When Huguette Clark died at age 104, no one had seen her, even in a photograph, for decades. Intensely private, even the caretakers of her sprawling estate hadn't seen her for years. She had three mansions to her name, but she chose to spend her last 20 years in a New York City hospital room. She was the heiress to her copper mining, industrialist father's fortune. At the time of her death in 2011, she was worth $300 million.
Her estate, Bellosguardo, in Santa Barbara, was just one of three spectacular homes.
It's a perfectly manicured, 1930s French Villa.
Her mansions became the subject of NBC reporter Bill Dedman's bestselling book, "Empty Mansions." It included contributions from Paul Clark Newell, Jr., one of the few relatives that actually had conversations with Huguette. A feature film based on her life and legacy is underway, from "Glee" creator Ryan Murphy.
Huguette Clark was born in Paris in 1906, but soon moved to New York City with her family, where they lived in the largest home in Manhattan.
Huguette was a painter, musician, philanthropist, and collector.
She married a Princeton law student in 1928, but they divorced just 2 years later.
It was then, around 1930, that Hugette started to fade into her hermitic life.
She became increasingly suspicious of outsiders and began cutting off contact with her family.
When she did talk to people, she would speak only in French to lessen the chances of an eavesdropper hearing her.
According to "Empty Mansions,” the only people in Huguette's life were “her publicity-shy mother, her star-crossed sister, her French boyfriend, her nurse who received more than $30 million in gifts, and the relatives fighting to inherit her copper fortune.”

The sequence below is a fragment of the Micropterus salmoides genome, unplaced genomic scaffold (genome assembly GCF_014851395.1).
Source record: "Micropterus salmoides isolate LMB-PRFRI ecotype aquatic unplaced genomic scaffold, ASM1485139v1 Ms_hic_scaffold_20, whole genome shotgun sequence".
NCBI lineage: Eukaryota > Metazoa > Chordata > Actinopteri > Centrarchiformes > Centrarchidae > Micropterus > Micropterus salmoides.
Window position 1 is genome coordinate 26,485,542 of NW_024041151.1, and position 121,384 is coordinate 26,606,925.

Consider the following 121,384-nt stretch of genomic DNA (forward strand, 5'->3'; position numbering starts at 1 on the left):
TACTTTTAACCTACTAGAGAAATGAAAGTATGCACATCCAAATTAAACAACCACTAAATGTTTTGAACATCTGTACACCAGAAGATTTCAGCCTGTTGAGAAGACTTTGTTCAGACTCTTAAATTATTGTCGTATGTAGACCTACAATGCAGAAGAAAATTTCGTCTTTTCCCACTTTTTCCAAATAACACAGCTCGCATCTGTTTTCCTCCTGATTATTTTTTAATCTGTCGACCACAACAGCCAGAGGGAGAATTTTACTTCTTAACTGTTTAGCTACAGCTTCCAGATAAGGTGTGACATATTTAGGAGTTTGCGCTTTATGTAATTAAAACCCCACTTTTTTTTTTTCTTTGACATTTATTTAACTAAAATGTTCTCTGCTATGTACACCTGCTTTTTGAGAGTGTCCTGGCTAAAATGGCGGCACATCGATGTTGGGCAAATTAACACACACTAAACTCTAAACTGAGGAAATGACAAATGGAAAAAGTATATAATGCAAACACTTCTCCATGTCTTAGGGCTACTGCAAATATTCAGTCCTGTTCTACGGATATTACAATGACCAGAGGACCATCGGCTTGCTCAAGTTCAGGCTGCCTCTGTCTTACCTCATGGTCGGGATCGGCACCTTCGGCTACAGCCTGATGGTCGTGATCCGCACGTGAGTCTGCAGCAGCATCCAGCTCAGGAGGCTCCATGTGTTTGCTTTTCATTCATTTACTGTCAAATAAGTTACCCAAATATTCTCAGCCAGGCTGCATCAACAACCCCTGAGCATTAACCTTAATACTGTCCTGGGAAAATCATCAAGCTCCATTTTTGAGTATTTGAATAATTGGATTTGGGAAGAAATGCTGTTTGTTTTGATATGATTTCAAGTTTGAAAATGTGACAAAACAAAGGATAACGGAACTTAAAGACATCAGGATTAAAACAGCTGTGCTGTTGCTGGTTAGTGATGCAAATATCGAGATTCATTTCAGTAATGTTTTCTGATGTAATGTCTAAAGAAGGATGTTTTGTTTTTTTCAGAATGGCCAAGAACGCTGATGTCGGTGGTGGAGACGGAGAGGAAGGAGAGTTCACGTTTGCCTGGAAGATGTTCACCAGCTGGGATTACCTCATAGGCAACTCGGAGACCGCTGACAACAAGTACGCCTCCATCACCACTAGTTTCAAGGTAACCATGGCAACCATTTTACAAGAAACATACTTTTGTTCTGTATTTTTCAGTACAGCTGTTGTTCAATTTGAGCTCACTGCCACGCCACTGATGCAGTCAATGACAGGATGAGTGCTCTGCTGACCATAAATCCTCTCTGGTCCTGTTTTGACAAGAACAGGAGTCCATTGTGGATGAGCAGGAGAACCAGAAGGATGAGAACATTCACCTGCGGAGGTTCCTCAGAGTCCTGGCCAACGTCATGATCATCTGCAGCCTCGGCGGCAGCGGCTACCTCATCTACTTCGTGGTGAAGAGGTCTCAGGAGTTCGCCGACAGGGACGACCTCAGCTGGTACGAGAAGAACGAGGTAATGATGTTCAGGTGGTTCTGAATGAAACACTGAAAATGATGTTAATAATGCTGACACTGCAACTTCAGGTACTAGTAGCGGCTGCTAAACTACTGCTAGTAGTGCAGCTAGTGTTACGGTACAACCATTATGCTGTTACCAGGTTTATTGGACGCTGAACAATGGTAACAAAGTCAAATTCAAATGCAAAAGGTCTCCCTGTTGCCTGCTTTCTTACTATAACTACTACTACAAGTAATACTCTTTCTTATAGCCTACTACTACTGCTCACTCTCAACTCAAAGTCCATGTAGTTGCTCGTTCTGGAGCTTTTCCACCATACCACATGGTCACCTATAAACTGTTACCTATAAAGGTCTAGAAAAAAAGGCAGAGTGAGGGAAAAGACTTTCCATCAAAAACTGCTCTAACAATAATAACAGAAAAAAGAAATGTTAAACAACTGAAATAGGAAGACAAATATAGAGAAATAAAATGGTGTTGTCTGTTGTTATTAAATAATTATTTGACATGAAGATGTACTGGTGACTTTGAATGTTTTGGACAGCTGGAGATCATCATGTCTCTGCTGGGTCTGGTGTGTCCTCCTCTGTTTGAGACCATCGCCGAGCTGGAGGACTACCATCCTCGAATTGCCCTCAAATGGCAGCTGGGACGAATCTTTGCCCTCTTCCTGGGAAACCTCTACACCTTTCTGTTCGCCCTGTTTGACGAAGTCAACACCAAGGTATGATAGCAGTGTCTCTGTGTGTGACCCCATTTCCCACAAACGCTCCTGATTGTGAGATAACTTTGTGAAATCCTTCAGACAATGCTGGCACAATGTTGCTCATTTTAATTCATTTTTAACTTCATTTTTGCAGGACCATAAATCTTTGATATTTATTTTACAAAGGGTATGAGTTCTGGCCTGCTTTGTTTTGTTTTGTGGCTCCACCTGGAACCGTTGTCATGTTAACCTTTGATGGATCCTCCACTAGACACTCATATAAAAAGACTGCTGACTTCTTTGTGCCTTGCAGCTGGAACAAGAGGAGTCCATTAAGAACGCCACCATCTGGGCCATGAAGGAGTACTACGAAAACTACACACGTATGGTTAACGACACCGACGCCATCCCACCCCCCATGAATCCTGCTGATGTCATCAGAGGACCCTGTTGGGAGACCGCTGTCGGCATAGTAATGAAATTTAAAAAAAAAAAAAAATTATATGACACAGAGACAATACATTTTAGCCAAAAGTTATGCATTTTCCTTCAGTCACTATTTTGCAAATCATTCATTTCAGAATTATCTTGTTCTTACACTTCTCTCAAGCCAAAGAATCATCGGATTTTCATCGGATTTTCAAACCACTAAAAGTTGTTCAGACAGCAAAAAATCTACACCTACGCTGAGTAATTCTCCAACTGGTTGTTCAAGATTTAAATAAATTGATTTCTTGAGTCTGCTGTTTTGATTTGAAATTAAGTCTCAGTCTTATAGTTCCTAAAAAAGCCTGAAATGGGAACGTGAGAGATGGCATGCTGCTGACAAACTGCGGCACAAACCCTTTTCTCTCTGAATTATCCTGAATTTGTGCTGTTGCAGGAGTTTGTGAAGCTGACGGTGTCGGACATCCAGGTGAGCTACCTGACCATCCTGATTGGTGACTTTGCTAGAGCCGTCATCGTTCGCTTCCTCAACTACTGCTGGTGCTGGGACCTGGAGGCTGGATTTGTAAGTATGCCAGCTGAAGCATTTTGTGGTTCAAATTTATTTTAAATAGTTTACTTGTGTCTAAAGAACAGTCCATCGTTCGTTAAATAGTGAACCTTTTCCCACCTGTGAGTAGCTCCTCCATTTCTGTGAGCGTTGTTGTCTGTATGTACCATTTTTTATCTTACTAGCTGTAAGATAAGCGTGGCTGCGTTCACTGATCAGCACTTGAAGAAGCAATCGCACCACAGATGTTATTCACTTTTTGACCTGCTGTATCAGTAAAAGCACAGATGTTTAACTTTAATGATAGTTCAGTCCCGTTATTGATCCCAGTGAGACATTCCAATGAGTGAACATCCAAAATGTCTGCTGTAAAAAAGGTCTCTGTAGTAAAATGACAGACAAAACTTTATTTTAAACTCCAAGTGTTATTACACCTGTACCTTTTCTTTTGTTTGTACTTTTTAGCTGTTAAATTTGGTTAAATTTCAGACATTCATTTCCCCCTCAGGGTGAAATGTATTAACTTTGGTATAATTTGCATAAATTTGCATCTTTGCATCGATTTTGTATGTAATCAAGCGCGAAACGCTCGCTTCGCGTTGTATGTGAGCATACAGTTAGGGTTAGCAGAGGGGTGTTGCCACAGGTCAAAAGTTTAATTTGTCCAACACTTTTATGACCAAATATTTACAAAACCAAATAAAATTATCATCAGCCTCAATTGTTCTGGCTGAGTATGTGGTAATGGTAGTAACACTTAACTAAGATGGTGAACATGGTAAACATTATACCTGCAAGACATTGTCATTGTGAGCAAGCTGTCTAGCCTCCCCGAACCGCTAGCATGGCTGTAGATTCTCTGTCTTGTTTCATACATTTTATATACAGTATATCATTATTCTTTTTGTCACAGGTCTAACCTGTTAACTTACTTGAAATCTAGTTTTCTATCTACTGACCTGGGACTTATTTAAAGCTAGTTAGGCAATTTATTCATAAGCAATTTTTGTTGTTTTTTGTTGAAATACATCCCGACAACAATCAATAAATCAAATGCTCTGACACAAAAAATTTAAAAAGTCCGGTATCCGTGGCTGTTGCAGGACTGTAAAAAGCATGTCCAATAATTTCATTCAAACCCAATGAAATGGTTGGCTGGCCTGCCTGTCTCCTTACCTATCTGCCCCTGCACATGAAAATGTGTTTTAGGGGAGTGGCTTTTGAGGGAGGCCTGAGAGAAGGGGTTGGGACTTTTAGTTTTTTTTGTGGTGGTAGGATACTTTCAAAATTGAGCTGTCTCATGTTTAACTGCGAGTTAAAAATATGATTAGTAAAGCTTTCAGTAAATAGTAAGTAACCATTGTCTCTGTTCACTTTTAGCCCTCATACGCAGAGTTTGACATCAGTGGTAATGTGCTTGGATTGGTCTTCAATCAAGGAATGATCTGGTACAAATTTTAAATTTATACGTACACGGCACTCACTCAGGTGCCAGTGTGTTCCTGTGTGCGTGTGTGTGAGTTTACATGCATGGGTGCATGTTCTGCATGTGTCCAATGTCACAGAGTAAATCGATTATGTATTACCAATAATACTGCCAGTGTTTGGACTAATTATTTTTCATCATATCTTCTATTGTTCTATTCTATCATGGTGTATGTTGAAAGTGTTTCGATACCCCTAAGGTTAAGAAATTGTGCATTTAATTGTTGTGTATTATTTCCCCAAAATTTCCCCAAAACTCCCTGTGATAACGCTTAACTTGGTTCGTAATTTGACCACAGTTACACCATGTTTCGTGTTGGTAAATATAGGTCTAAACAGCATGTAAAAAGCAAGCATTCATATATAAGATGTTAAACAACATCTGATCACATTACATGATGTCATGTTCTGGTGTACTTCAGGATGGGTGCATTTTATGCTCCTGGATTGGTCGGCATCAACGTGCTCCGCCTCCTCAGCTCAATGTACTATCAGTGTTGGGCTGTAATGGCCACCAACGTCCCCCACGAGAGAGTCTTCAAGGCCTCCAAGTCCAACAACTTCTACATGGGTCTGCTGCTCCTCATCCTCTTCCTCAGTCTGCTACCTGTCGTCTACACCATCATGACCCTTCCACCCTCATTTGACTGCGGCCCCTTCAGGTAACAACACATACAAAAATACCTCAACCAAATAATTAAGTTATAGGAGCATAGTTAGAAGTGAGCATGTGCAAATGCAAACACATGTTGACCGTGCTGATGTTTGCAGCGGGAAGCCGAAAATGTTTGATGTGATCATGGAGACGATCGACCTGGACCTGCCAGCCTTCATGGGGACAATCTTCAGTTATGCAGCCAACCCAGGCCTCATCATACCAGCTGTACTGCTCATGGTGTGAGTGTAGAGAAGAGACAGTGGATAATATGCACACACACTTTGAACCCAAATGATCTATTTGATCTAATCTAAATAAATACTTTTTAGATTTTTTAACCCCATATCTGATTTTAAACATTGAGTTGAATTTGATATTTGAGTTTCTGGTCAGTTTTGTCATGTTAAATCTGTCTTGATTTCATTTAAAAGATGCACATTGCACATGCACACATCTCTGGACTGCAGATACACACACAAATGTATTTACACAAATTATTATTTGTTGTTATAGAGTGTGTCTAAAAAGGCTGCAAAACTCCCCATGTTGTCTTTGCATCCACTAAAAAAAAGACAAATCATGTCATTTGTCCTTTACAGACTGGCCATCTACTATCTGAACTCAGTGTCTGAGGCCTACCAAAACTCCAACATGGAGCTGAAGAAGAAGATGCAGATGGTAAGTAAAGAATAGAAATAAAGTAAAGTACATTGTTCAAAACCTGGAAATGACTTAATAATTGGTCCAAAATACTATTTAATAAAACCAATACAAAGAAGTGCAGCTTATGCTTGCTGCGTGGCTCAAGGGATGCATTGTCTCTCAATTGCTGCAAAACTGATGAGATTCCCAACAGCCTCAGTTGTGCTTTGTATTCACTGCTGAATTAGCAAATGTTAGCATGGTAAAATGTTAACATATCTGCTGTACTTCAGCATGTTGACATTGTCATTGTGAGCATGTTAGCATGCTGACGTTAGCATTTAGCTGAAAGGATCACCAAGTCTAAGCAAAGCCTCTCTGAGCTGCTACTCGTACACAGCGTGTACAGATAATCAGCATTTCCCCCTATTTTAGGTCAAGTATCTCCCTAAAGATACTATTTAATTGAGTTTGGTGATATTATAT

Bellosguardo is currently vacant, but still in very good condition.
Huguette's will left three-quarters of her estate to charity, $30 million to her nurse, and $12 million to her goddaughter.
She also left $8 million to the Bellosguardo Foundation. Amazingly, it costs $40,000 every month to keep the property in acceptable shape.
Last year, Santa Barbara mayor said of the property, “As soon as the Foundation receives ownership of Bellosguardo, the Board can start transforming this 23-acre property from the mysterious mansion on the hill to a place that will foster and promote the arts for the public good. I know the Santa Barbara community has dreamed about this opportunity for decades, and I am very appreciative of everyone’s assistance and patience since the settlement was announced in September 2013.”
The garage still contains a 1933 Chrysler Royal Eight convertible.
And a 1933 Cadillac V-16 limousine. The license plates are from 1949.
A full tour of Huguette Clark's other homes is available here.
The estate’s name means "beautiful lookout." It’s easy to see why, and it makes it even stranger that Huguette would leave a place so wonderful behind.
Source: Messy Nessy Chic | Photography: Empty Mansions